Supporting The mental health of your employees
It is hard to believe that 2022 is halfway over. Time sure flies when you are having fun, doesn’t it? Unfortunately, majority of what has been happening this year is quite far from enjoyable to say the least. From astronomical gas prices, baby formula shortages to a resurgence of Covid-19, mass shootings, and countless other social issues…it is safe to say that 2022 is not turning out exactly the way we hoped it would. Concisely, 2022 has been a dumpster fire that keeps getting a fresh bucket of fuel every few weeks and it sure is taking its toll on everyone across the globe.
“People are definitely feeling stressed out, exhausted and mentally drained,” said Patrick Moraites, a VP and partner of business development with Tampa-based Axis Group. “And, understandably, that can make it really difficult to focus on work.”
However, despite research that clearly indicates that employees actually want their employers to talk about the importance of mental health, it doesn’t always happen. According to a 2019 study, nearly 60 percent of respondents said they’ve never discussed mental health at work with anyone and less than half of them felt that mental health was a priority for their organization or their leadership team. When you consider that more than 200 million workdays are typically lost due to mental health conditions – (pre-pandemic) – it’s definitely worthwhile for employers to start paying some extra attention to this very important issue for the sake of their bottom line.
“Demonstrating a true commitment to mental health can go a long way in helping business owners with retention and recruitment,” Moraites said. “Plus, from a human standpoint, it’s absolutely the right thing to do.”
With half the year still ahead of us, now is the perfect time to check in with your employees to see how they’re doing on a personal level. Ask questions to get some valuable insight into the status of their mental health…Do they feel concerned about covering their bills or upcoming major purchases? Have they been stretched too thin regarding childcare? Are they overwhelmed by the onslaught of negative events going on in the world? While you as an individual may not be able to solve these complex problems for employees, by simply reaching out to your employees and letting them know that you’re there to listen and that you care can be incredibly impactful overall. In addition to this you can also share resources the company offers with employees. Often employees forget about those benefits after the first few months of work. More importantly, if you’re looking to create a company culture that truly supports the mental health necessities of your employees, here are three things you may want to think about implementing as soon as possible:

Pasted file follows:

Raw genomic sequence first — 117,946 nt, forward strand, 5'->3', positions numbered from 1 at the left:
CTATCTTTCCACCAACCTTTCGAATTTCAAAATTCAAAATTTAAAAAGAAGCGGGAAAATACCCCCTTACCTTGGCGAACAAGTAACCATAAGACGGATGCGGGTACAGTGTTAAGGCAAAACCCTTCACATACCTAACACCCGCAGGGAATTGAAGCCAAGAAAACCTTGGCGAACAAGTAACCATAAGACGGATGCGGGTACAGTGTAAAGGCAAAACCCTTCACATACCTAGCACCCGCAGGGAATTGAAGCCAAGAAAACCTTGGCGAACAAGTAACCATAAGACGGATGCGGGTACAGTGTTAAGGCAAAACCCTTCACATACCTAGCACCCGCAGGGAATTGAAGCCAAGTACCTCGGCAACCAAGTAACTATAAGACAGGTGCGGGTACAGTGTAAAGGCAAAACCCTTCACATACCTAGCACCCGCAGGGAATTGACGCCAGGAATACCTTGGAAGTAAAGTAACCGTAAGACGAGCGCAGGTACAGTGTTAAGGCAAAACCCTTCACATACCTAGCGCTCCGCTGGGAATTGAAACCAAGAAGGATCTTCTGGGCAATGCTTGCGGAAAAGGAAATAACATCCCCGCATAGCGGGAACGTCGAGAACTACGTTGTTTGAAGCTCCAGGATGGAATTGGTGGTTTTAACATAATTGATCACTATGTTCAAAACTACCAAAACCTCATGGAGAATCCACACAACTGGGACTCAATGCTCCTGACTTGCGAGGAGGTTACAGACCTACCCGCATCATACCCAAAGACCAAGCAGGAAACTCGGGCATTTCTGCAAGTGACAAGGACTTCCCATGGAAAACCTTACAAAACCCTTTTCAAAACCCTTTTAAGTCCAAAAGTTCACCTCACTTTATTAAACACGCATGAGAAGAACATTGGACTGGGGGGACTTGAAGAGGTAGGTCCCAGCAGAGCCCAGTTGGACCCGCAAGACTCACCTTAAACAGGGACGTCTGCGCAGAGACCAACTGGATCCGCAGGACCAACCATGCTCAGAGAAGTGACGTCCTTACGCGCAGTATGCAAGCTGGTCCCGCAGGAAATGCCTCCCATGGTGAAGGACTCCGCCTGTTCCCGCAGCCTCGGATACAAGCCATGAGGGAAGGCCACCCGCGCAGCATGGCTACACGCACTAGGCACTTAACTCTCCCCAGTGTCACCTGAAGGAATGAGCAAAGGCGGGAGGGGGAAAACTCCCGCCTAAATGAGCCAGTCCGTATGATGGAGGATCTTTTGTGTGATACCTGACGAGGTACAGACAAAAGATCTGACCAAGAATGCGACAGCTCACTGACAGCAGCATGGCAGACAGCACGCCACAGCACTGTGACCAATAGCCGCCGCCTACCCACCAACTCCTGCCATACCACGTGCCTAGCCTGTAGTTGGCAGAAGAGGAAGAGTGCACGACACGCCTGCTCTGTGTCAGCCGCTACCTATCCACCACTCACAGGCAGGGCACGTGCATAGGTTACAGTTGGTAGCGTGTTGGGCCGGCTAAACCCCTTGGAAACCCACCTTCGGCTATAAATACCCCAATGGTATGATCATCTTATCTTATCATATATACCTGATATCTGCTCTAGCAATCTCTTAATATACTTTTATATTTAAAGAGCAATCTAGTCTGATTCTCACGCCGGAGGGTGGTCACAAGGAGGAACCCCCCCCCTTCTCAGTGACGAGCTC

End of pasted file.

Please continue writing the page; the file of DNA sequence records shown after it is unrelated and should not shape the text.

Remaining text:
- Revisit the idea of a hybrid work environment: Over the last few months, more employers have called their employees back into the office for assorted reasons. However, as gas prices continue to rise along with the number of daily Covid cases, employers may want to reconsider allowing their team members to work from again a few days per week. This can alleviate some of the financial stresses that come with filling up the gas tank while helping slow the spread of the virus. After all, getting physically ill can definitely be stressful in its own right!
- Train your managers and team leaders: Even though most of us don’t have any formal mental health training, it’s imperative that those in leadership positions do what they can to promote the mental wellbeing of their team members. Whether that’s learning strategies to help them identify an employee who’s having a tough time or simply being willing to talk about mental health issues openly, both measures can help reduce the stigma that’s sometimes associated with mental health conditions and reassure team members that they’re not alone.
- Educate your employees: Having comprehensive mental health benefits is wonderful, but if your employees are not aware that they exist, they cannot necessarily utilize those benefits. That is why it is critical that companies communicate about the programs and resources that are available to their employees not only during the onboarding process but regularly throughout the year. Additionally, it is a great idea to send out periodic anonymous surveys to gauge the mental health of your team members and get their suggestions for any additional measures that can be implemented within the organization going forward. These surveys can provide valuable guidance for future training opportunities and can also help employees at every level feel like their voices are being heard. Again, the more mental health can be discussed, the better the outcome will be for everyone.
Fortunately, if you are a business owner who wants to make the mental health of your employees a top priority, you don’t have to go it alone. By hiring a PEO, or a Professional Employer Organization, you will have a trusted ally on your side. PEOs not only provide dedicated access to human resources professionals, they are also able to leverage economies of scale to obtain health insurance. This, in turn, gives smaller businesses access to high-quality mental health benefits that are normally only obtainable larger companies.
“PEOs can be incredible resources for employers in all industries,” Moraites said. “And if hiring a PEO can help even one member of your team, it’s well worth the investment.”
Want to learn more about how a PEO can support your employees? The experts at Axis Group are here to answer all your questions and help you make an informed decision. Click here to contact us for a no-obligation consultation.